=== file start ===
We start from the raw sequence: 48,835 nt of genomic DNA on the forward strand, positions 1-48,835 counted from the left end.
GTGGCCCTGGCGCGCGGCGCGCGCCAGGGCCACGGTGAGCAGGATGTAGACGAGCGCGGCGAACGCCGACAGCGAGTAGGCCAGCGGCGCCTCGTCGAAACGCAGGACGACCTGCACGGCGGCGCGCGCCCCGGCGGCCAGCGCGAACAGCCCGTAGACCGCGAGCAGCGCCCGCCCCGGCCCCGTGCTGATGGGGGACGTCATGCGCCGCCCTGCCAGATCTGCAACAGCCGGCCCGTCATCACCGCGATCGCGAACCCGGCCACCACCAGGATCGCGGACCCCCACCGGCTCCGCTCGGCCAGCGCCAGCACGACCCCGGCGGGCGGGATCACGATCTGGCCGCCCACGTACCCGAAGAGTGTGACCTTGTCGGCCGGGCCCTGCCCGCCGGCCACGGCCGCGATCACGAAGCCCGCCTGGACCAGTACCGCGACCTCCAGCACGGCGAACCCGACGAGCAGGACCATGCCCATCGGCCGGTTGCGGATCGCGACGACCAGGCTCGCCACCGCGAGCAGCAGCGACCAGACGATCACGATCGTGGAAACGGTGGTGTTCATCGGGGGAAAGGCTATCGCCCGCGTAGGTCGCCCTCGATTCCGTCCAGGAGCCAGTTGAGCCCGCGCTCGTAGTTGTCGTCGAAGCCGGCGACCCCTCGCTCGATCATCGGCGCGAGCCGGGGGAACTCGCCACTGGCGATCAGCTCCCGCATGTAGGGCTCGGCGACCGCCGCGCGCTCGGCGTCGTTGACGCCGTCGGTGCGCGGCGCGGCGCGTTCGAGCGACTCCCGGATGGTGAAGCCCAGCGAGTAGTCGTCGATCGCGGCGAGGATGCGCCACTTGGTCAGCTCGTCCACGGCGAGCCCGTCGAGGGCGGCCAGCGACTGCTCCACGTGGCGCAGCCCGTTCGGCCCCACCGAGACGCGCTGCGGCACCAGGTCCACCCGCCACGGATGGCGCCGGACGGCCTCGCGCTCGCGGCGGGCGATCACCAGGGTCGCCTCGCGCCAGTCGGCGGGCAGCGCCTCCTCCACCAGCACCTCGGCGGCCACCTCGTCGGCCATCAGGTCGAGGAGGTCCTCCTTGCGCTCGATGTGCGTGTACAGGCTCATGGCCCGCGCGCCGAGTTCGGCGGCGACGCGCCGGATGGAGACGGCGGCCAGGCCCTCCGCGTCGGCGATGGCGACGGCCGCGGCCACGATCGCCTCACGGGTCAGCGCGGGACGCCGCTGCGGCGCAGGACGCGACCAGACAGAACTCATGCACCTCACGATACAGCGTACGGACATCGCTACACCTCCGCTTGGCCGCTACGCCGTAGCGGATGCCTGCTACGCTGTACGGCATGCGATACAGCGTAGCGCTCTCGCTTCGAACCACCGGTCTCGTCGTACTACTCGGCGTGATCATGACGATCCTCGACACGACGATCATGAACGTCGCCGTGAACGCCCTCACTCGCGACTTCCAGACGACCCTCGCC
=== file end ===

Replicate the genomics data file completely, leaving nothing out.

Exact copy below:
We start from the raw sequence: 48,835 nt of genomic DNA on the forward strand, positions 1-48,835 counted from the left end.
GTGGCCCTGGCGCGCGGCGCGCGCCAGGGCCACGGTGAGCAGGATGTAGACGAGCGCGGCGAACGCCGACAGCGAGTAGGCCAGCGGCGCCTCGTCGAAACGCAGGACGACCTGCACGGCGGCGCGCGCCCCGGCGGCCAGCGCGAACAGCCCGTAGACCGCGAGCAGCGCCCGCCCCGGCCCCGTGCTGATGGGGGACGTCATGCGCCGCCCTGCCAGATCTGCAACAGCCGGCCCGTCATCACCGCGATCGCGAACCCGGCCACCACCAGGATCGCGGACCCCCACCGGCTCCGCTCGGCCAGCGCCAGCACGACCCCGGCGGGCGGGATCACGATCTGGCCGCCCACGTACCCGAAGAGTGTGACCTTGTCGGCCGGGCCCTGCCCGCCGGCCACGGCCGCGATCACGAAGCCCGCCTGGACCAGTACCGCGACCTCCAGCACGGCGAACCCGACGAGCAGGACCATGCCCATCGGCCGGTTGCGGATCGCGACGACCAGGCTCGCCACCGCGAGCAGCAGCGACCAGACGATCACGATCGTGGAAACGGTGGTGTTCATCGGGGGAAAGGCTATCGCCCGCGTAGGTCGCCCTCGATTCCGTCCAGGAGCCAGTTGAGCCCGCGCTCGTAGTTGTCGTCGAAGCCGGCGACCCCTCGCTCGATCATCGGCGCGAGCCGGGGGAACTCGCCACTGGCGATCAGCTCCCGCATGTAGGGCTCGGCGACCGCCGCGCGCTCGGCGTCGTTGACGCCGTCGGTGCGCGGCGCGGCGCGTTCGAGCGACTCCCGGATGGTGAAGCCCAGCGAGTAGTCGTCGATCGCGGCGAGGATGCGCCACTTGGTCAGCTCGTCCACGGCGAGCCCGTCGAGGGCGGCCAGCGACTGCTCCACGTGGCGCAGCCCGTTCGGCCCCACCGAGACGCGCTGCGGCACCAGGTCCACCCGCCACGGATGGCGCCGGACGGCCTCGCGCTCGCGGCGGGCGATCACCAGGGTCGCCTCGCGCCAGTCGGCGGGCAGCGCCTCCTCCACCAGCACCTCGGCGGCCACCTCGTCGGCCATCAGGTCGAGGAGGTCCTCCTTGCGCTCGATGTGCGTGTACAGGCTCATGGCCCGCGCGCCGAGTTCGGCGGCGACGCGCCGGATGGAGACGGCGGCCAGGCCCTCCGCGTCGGCGATGGCGACGGCCGCGGCCACGATCGCCTCACGGGTCAGCGCGGGACGCCGCTGCGGCGCAGGACGCGACCAGACAGAACTCATGCACCTCACGATACAGCGTACGGACATCGCTACACCTCCGCTTGGCCGCTACGCCGTAGCGGATGCCTGCTACGCTGTACGGCATGCGATACAGCGTAGCGCTCTCGCTTCGAACCACCGGTCTCGTCGTACTACTCGGCGTGATCATGACGATCCTCGACACGACGATCATGAACGTCGCCGTGAACGCCCTCACTCGCGACTTCCAGACGACCCTCGCC